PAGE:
An Oregon workers’ compensation claim comes with a range of benefits, some of them very valuable. Depending on your circumstances, you will receive one or more of these benefits:Time Loss
This is effectively wage loss. Time loss is paid through at least one and up to two phases. First, time loss is paid while the workers’ compensation carrier is assessing your claim and for as long as your doctor keeps you off work. The carrier has up to 60-days to accept or deny your claim and must do so in writing. Time loss paid during this interim period is called “interim time loss.” The carrier must make the first payment no later than the 14th day after your employer receives notice of your claim.If your claim is denied, time loss stops.
If your claim is accepted, time loss continues for as long as your doctor keeps you off work or until your claim is closed. Your claim is closed after your treating doctor or an examiner hired by the worker’s compensation carrier determines that you are medically stationary. You are considered medically stationary if your condition is unlikely to improve with the passage of time.
Time loss is paid at the rate of 66.67 percent of your average weekly wage up to a weekly maximum of $1,118.88.
Time loss must be authorized in writing by your treating doctor; you may not rely on a verbal understanding that time loss has been authorized.Medical Services
If your condition involves only a stand-alone injury that is found compensable, you are entitled to reasonable medical services for conditions caused in material part by your injury. If your condition is consequential to your compensable injury or if your compensable injury has combined with another condition, you are entitled to reasonable medical services caused in major part by your compensable injury. The services requested must be of proven effectiveness and not experimental. If a request for medical services is denied, you may appeal the denial.Permanent Partial Disability
If your claim has been accepted as “disabling,” you are entitled to an award for any permanent partial impairment you have sustained. Impairment means the loss of use or function of a body part or system caused by your compensable injury or disease. You are always free to appeal the Award.
You may cash the Award even while you appeal. If the Award is large, it will be paid in installments. When your Award is being paid in installments, you may request a lump sum payment by waiving your right to appeal.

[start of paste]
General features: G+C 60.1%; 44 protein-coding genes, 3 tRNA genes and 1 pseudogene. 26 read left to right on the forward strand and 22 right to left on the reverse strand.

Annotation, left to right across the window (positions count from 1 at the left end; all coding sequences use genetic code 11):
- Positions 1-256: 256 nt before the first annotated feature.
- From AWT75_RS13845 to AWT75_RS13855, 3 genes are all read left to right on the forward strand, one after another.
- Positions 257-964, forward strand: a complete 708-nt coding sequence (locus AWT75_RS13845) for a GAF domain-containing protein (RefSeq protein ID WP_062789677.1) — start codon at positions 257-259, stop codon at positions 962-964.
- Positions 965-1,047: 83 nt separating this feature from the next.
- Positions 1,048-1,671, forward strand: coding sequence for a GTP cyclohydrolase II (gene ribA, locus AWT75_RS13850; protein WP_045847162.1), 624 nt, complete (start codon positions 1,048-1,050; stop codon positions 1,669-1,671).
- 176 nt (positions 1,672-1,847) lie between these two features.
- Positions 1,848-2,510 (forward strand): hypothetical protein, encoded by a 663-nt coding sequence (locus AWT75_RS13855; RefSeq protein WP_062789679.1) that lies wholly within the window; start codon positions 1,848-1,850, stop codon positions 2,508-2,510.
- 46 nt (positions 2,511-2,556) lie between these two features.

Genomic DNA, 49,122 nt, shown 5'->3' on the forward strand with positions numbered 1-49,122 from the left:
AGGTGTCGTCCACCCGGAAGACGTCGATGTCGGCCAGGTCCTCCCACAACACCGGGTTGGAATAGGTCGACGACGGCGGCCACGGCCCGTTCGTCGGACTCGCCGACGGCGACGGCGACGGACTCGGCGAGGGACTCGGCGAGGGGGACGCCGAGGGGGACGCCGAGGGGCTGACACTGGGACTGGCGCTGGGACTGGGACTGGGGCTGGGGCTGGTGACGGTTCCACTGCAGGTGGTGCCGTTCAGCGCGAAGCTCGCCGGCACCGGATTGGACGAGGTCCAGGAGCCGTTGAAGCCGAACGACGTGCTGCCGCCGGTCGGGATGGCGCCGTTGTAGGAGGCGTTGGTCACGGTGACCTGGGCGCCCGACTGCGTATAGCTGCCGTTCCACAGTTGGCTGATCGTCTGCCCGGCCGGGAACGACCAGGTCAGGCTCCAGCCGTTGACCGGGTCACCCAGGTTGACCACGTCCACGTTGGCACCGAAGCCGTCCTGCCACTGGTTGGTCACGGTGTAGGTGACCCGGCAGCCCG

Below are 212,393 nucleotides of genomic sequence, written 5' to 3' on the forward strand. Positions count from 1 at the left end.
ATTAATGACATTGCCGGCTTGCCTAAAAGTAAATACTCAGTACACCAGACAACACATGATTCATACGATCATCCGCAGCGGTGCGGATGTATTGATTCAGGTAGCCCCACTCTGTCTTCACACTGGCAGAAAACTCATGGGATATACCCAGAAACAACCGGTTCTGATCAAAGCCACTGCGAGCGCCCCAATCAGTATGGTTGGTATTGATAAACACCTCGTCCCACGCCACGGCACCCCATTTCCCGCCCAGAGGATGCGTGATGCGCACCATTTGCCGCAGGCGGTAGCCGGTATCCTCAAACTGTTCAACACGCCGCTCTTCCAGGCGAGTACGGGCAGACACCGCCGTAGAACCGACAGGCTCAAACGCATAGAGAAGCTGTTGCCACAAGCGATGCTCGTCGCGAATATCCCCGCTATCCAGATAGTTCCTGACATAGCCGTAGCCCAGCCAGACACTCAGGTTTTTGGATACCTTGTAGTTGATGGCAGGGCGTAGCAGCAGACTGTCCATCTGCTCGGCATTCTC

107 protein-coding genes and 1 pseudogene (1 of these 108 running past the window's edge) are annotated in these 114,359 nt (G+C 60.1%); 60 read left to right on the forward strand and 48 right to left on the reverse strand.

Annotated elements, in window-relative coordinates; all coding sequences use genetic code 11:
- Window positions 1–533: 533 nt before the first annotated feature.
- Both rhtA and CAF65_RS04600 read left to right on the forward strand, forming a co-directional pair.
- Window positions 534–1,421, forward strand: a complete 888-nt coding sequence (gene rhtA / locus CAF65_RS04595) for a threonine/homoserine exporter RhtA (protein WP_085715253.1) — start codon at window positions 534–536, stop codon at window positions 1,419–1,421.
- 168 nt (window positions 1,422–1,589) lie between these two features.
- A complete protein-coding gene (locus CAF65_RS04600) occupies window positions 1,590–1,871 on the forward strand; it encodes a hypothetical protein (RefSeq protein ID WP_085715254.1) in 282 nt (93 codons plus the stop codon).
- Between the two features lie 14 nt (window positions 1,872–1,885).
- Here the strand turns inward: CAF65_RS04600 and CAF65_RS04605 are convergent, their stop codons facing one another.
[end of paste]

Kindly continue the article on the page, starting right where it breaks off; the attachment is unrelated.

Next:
How is the Award calculated? If you have returned to your work at injury, the Award is based only on permanent loss of such factors as range of motion, strength, and loss of the ability to use repetitively the injured body part or system. These values are measured according to opinion from your treating doctor, specific standards created by the Oregon Workers’ Compensation Division to measure permanent partial disability, and, if you appeal your Award, by a medical arbiter assigned to examine you.
If you are restricted permanently from returning to your work at injury, you are entitled, additionally, to a “work disability.” This is based on your age, education, your adaptability to perform other work, and a multiplier based on your average weekly wage.Permanent Total Disability
You are entitled to an award for permanent total disability if you have lost use or function of any portion of your body which permanently incapacitates you from regularly performing any work at a gainful and suitable occupation. You must prove this is so after proving that you are willing to seek gainful employment and have made every reasonable effort to do so. If you are found permanently and totally disabled, you will receive continuing time loss payments. Your case will be periodically reviewed to find out if your condition has improved sufficiently to allow gainful and suitable employment.Vocational Retraining
You are entitled to vocational assistance if you have a permanent disability caused by your compensable injury, cannot return to your job at injury or another job with the employer-at-injury that pays at least 80% of pre-injury wages, and if you are authorized to work in the United States.